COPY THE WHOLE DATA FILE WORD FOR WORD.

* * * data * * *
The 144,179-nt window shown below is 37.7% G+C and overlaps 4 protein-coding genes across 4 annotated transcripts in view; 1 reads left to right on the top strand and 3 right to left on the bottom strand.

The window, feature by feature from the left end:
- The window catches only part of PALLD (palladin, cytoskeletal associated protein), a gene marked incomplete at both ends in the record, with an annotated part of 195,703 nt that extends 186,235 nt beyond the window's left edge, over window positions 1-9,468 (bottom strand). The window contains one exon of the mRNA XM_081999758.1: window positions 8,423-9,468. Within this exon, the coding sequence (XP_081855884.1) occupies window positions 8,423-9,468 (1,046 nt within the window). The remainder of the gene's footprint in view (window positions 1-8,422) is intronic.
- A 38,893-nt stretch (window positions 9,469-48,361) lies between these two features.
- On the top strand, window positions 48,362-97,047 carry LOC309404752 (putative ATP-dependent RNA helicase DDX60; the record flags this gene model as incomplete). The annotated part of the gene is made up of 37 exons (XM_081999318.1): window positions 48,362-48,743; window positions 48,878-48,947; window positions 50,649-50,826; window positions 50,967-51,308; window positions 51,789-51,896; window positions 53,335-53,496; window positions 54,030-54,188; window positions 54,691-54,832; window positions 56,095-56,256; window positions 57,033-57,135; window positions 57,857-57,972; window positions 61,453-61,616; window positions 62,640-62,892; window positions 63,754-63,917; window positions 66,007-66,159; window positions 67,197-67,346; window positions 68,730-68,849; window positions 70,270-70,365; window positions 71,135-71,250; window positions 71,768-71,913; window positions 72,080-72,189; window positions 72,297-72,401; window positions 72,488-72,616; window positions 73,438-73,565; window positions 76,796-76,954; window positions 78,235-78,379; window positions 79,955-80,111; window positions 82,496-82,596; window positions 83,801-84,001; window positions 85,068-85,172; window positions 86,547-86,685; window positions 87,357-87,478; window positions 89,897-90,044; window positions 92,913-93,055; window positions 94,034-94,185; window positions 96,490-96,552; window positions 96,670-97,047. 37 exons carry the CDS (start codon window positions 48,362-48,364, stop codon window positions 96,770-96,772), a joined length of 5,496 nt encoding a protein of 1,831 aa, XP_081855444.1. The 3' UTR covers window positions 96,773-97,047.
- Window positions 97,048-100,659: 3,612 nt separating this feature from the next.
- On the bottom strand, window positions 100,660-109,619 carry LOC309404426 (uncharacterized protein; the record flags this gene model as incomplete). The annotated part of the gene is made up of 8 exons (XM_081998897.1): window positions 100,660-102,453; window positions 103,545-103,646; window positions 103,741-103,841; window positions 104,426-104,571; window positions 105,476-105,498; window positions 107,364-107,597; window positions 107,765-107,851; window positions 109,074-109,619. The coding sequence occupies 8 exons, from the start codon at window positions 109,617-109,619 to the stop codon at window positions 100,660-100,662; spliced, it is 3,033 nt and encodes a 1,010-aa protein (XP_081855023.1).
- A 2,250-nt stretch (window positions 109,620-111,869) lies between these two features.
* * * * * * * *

The 144,179-nt window shown below is 37.7% G+C and overlaps 4 protein-coding genes across 4 annotated transcripts in view; 1 reads left to right on the top strand and 3 right to left on the bottom strand.

The window, feature by feature from the left end:
- The window catches only part of PALLD (palladin, cytoskeletal associated protein), a gene marked incomplete at both ends in the record, with an annotated part of 195,703 nt that extends 186,235 nt beyond the window's left edge, over window positions 1-9,468 (bottom strand). The window contains one exon of the mRNA XM_081999758.1: window positions 8,423-9,468. Within this exon, the coding sequence (XP_081855884.1) occupies window positions 8,423-9,468 (1,046 nt within the window). The remainder of the gene's footprint in view (window positions 1-8,422) is intronic.
- A 38,893-nt stretch (window positions 9,469-48,361) lies between these two features.
- On the top strand, window positions 48,362-97,047 carry LOC309404752 (putative ATP-dependent RNA helicase DDX60; the record flags this gene model as incomplete). The annotated part of the gene is made up of 37 exons (XM_081999318.1): window positions 48,362-48,743; window positions 48,878-48,947; window positions 50,649-50,826; window positions 50,967-51,308; window positions 51,789-51,896; window positions 53,335-53,496; window positions 54,030-54,188; window positions 54,691-54,832; window positions 56,095-56,256; window positions 57,033-57,135; window positions 57,857-57,972; window positions 61,453-61,616; window positions 62,640-62,892; window positions 63,754-63,917; window positions 66,007-66,159; window positions 67,197-67,346; window positions 68,730-68,849; window positions 70,270-70,365; window positions 71,135-71,250; window positions 71,768-71,913; window positions 72,080-72,189; window positions 72,297-72,401; window positions 72,488-72,616; window positions 73,438-73,565; window positions 76,796-76,954; window positions 78,235-78,379; window positions 79,955-80,111; window positions 82,496-82,596; window positions 83,801-84,001; window positions 85,068-85,172; window positions 86,547-86,685; window positions 87,357-87,478; window positions 89,897-90,044; window positions 92,913-93,055; window positions 94,034-94,185; window positions 96,490-96,552; window positions 96,670-97,047. 37 exons carry the CDS (start codon window positions 48,362-48,364, stop codon window positions 96,770-96,772), a joined length of 5,496 nt encoding a protein of 1,831 aa, XP_081855444.1. The 3' UTR covers window positions 96,773-97,047.
- Window positions 97,048-100,659: 3,612 nt separating this feature from the next.
- On the bottom strand, window positions 100,660-109,619 carry LOC309404426 (uncharacterized protein; the record flags this gene model as incomplete). The annotated part of the gene is made up of 8 exons (XM_081998897.1): window positions 100,660-102,453; window positions 103,545-103,646; window positions 103,741-103,841; window positions 104,426-104,571; window positions 105,476-105,498; window positions 107,364-107,597; window positions 107,765-107,851; window positions 109,074-109,619. The coding sequence occupies 8 exons, from the start codon at window positions 109,617-109,619 to the stop codon at window positions 100,660-100,662; spliced, it is 3,033 nt and encodes a 1,010-aa protein (XP_081855023.1).
- A 2,250-nt stretch (window positions 109,620-111,869) lies between these two features.